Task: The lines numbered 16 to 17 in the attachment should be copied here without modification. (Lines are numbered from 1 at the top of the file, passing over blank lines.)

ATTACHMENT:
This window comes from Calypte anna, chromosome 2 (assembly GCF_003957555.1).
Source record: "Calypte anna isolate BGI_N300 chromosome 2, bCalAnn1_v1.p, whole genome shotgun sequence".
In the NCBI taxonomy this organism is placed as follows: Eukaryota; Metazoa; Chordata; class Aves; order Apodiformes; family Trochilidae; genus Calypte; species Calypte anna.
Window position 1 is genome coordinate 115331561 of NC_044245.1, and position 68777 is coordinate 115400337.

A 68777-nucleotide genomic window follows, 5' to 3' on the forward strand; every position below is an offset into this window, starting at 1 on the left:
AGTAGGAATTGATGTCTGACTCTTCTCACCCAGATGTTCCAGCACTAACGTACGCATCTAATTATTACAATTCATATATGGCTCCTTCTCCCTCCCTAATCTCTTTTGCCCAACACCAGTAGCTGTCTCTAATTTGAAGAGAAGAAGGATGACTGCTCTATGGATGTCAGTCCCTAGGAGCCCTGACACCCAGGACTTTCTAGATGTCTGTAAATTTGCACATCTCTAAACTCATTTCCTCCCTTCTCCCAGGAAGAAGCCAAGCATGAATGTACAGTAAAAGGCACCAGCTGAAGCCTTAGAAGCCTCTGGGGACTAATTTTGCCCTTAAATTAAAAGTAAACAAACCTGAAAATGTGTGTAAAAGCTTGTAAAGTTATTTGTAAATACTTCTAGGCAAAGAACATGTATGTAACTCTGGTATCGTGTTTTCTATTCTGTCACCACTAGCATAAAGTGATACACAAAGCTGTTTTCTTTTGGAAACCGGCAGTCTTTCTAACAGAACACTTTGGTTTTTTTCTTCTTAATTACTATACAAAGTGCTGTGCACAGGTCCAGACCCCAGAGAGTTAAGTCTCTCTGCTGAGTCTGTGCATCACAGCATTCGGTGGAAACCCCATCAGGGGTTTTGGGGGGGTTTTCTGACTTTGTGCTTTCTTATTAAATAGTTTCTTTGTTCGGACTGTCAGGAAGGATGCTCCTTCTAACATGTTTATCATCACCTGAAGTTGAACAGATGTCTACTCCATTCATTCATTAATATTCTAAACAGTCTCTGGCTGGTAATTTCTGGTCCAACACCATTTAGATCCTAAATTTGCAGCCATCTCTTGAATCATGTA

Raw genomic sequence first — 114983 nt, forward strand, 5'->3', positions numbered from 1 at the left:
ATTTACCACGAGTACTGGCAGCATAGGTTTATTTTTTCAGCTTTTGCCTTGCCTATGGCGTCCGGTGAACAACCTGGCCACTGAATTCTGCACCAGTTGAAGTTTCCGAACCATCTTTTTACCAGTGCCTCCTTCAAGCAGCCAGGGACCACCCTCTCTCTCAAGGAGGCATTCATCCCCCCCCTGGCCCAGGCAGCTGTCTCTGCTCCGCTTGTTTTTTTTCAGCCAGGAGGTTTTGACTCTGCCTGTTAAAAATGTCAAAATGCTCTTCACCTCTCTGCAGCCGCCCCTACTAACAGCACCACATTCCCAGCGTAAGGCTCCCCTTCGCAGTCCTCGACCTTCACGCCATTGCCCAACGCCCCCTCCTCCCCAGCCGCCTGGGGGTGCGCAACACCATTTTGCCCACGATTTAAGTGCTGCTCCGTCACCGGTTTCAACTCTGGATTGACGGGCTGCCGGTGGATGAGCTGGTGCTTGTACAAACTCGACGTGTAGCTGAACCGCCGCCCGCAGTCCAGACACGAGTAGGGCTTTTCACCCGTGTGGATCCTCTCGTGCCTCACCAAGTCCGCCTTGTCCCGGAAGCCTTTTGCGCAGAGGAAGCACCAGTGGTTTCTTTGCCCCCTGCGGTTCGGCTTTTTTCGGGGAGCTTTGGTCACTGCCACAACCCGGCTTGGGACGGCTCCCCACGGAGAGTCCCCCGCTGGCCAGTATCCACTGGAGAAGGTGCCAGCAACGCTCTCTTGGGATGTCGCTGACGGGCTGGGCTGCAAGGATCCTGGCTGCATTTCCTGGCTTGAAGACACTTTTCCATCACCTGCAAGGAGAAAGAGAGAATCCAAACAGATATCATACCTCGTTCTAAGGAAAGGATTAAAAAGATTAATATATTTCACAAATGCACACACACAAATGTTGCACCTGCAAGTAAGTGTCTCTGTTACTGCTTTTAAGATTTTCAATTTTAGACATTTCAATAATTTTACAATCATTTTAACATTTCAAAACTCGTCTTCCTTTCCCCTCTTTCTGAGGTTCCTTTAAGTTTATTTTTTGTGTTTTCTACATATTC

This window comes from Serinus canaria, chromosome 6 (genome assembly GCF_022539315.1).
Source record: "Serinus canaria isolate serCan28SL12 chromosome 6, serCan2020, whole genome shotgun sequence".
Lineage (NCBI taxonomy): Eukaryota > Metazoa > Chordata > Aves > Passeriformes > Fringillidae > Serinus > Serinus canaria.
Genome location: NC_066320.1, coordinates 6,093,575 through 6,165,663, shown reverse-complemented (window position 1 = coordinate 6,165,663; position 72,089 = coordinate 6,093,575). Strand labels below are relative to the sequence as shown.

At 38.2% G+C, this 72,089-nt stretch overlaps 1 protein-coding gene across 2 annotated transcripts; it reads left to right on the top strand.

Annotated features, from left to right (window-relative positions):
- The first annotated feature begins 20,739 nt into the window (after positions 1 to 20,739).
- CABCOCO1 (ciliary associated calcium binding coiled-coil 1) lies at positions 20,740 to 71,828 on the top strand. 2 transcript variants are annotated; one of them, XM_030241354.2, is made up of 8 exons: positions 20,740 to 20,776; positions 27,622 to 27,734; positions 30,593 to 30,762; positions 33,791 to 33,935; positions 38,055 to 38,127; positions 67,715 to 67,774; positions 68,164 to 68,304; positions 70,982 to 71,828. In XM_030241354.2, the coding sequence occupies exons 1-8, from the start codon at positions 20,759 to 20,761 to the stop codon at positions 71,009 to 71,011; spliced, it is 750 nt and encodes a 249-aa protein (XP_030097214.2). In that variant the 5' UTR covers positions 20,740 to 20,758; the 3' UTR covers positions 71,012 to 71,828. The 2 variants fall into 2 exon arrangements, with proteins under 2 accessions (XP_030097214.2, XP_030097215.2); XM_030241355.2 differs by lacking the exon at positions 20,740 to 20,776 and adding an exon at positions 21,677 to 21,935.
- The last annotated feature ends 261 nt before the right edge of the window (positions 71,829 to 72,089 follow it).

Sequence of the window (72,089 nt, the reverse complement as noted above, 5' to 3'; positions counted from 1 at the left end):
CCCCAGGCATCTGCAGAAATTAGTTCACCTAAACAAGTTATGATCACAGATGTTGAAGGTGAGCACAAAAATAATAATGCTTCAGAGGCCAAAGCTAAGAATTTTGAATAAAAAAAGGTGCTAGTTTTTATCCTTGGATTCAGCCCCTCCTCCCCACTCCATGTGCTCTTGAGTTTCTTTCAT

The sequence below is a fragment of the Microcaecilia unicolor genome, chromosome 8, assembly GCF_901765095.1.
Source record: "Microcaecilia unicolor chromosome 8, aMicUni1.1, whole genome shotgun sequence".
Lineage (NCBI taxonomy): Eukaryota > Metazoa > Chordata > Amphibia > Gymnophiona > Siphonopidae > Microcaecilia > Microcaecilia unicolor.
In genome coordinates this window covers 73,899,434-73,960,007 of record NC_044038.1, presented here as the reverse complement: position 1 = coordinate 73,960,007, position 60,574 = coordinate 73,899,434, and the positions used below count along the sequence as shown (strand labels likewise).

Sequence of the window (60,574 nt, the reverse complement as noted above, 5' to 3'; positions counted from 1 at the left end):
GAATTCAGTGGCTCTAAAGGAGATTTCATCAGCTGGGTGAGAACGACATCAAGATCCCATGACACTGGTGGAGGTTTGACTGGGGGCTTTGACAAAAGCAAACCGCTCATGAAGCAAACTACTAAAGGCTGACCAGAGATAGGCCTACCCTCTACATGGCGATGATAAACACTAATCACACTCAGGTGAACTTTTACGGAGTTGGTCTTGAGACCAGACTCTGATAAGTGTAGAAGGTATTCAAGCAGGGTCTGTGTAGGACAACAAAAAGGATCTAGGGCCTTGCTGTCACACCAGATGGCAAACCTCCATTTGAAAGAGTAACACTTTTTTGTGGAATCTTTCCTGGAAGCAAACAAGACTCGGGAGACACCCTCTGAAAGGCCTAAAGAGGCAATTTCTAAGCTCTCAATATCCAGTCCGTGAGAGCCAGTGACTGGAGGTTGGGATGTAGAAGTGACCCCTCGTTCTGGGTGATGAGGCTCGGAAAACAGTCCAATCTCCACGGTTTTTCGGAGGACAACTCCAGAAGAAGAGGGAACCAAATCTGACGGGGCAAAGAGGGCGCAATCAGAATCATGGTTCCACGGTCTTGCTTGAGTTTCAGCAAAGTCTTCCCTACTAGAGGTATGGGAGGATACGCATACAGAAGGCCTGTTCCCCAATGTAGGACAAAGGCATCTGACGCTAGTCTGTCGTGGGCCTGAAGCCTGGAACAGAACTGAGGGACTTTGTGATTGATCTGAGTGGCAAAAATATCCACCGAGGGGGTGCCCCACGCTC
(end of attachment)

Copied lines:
- CABCOCO1 (ciliary associated calcium binding coiled-coil 1) lies at positions 20,740 to 71,828 on the top strand. 2 transcript variants are annotated; one of them, XM_030241354.2, is made up of 8 exons: positions 20,740 to 20,776; positions 27,622 to 27,734; positions 30,593 to 30,762; positions 33,791 to 33,935; positions 38,055 to 38,127; positions 67,715 to 67,774; positions 68,164 to 68,304; positions 70,982 to 71,828. In XM_030241354.2, the coding sequence occupies exons 1-8, from the start codon at positions 20,759 to 20,761 to the stop codon at positions 71,009 to 71,011; spliced, it is 750 nt and encodes a 249-aa protein (XP_030097214.2). In that variant the 5' UTR covers positions 20,740 to 20,758; the 3' UTR covers positions 71,012 to 71,828. The 2 variants fall into 2 exon arrangements, with proteins under 2 accessions (XP_030097214.2, XP_030097215.2); XM_030241355.2 differs by lacking the exon at positions 20,740 to 20,776 and adding an exon at positions 21,677 to 21,935.
- The last annotated feature ends 261 nt before the right edge of the window (positions 71,829 to 72,089 follow it).